[Lenin] wanted peace, peace at any price, and without delay, and no matter what kind it might be. That was the thesis which he came to defend in the frightful confusion of the present hour in Russia.

Chretien allows Alexander Kerensky--leader of the Provisional Government from whom Lenin argued that the working class must be patiently convinced to take power--to speak for himself by including Kerensky's description of his attempts to reverse the effects of Bolshevik agitation in the army.

Given the opposition of the peasants, the working class and the army to the war, Kerensky's reflections demonstrate a startling cluelessness:

For the sake of the nation's life it was necessary to restore the army's will to die. "Forward to the battle for freedom! I summon you not to a feast but to death!"...These words were...the keynote of all my addresses before the troops in front-line positions."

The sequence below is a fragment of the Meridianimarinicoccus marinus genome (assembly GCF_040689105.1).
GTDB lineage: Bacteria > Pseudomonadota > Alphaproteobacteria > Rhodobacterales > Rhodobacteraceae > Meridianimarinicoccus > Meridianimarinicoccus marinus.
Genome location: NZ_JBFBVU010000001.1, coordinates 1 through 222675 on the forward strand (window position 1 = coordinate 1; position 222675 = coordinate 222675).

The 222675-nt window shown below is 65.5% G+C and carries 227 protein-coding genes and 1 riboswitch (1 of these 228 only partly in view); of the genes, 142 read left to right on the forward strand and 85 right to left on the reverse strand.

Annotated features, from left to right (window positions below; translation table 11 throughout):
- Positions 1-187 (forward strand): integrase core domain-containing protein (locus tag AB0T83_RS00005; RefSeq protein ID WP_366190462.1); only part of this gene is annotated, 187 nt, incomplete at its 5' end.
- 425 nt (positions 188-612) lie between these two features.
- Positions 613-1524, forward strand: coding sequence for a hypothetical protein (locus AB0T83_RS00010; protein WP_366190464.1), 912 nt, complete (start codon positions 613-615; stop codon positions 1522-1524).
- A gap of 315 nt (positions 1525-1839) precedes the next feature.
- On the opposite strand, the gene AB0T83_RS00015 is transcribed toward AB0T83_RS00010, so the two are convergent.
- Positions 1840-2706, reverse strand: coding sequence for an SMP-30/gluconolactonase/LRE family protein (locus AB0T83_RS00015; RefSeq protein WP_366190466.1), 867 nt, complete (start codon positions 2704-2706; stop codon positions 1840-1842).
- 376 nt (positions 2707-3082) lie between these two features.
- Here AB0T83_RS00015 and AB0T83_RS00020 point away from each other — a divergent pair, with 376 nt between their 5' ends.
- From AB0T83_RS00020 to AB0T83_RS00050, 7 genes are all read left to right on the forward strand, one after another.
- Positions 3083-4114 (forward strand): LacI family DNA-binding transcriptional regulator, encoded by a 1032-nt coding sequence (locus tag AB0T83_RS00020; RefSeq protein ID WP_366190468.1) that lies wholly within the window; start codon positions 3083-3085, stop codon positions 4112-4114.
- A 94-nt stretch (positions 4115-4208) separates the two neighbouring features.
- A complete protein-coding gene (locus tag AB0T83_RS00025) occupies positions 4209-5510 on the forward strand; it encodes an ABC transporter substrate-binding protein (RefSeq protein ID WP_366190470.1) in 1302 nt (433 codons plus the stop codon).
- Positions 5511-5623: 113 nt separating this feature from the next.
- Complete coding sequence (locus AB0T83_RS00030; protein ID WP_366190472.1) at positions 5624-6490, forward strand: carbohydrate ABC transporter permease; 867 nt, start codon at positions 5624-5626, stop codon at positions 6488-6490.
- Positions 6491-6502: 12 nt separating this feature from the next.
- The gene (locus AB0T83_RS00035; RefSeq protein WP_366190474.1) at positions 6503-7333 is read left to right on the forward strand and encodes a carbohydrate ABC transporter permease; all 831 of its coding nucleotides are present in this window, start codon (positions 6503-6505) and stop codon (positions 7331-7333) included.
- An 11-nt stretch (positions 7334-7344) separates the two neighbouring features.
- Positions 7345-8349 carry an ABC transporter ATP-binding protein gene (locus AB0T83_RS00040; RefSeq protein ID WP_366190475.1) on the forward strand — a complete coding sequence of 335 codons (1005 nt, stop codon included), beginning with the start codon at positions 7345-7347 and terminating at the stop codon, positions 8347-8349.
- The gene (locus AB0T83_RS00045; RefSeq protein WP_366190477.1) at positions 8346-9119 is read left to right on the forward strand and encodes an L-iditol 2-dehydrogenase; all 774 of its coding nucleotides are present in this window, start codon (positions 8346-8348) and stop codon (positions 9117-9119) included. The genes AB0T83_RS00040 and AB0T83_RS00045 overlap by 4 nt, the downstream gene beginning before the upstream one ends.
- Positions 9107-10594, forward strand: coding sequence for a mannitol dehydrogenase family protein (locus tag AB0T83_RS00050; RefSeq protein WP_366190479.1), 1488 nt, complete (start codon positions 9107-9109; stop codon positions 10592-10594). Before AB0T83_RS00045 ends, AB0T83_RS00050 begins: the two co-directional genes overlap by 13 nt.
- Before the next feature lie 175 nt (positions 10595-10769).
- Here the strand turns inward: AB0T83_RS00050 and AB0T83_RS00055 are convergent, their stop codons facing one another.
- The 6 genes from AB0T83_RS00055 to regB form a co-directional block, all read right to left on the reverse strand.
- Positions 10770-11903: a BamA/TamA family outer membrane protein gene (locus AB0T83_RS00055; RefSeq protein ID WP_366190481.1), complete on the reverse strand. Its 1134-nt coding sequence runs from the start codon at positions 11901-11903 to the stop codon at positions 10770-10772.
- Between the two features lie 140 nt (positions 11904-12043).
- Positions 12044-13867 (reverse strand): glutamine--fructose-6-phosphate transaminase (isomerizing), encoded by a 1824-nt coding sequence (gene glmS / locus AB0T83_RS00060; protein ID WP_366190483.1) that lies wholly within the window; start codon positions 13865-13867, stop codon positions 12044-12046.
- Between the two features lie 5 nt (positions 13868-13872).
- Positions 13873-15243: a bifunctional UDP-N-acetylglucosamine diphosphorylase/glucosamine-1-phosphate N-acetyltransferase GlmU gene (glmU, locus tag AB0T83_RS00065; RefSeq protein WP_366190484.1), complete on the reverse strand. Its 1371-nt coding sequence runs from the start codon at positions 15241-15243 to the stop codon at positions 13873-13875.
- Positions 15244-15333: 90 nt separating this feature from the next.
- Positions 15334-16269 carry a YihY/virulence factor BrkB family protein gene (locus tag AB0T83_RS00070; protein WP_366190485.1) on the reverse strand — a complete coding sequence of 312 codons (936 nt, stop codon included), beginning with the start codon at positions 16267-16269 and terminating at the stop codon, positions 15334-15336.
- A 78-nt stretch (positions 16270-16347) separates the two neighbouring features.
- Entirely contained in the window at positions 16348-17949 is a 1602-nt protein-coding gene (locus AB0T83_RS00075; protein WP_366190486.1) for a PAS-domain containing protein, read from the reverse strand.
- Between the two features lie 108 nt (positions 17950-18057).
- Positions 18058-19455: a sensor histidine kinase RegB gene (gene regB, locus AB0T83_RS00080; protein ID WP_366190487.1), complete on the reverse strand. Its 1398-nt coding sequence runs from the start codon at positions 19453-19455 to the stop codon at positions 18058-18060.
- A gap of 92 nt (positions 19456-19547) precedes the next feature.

Inspiring stuff. You can see why the soldiers chose to follow Lenin, who wanted peace at any price.

WHILE ACCOUNTS by the more widely known actors in the revolution will no doubt inspire curiosity in those new to revolutionary politics and refresh the commitment of those who have been in it for the long haul, it is the inclusion of lesser-known and more humble voices that make this book particularly exceptional and exciting.

An interview with Gertrude M. Tobinson, who experienced the impact of American troops coming to crush the revolution in Siberia, explains how the Siberian Soviets nationalized the local fleet, took over the mines, and freed revolutionaries arrested by the counterrevolutionary White Army "with hammers and hatchets and wood and whatever they had in their hands..."

She also notes changes in worker-run schools:

[T]hey improved them greatly. [They] tried to bring the free spirit into the schools. They tried to learn to know every individual child, and they would go home to the mothers and learn their life at home and they would find out the child's position and the child's background, and would act accordingly with the child.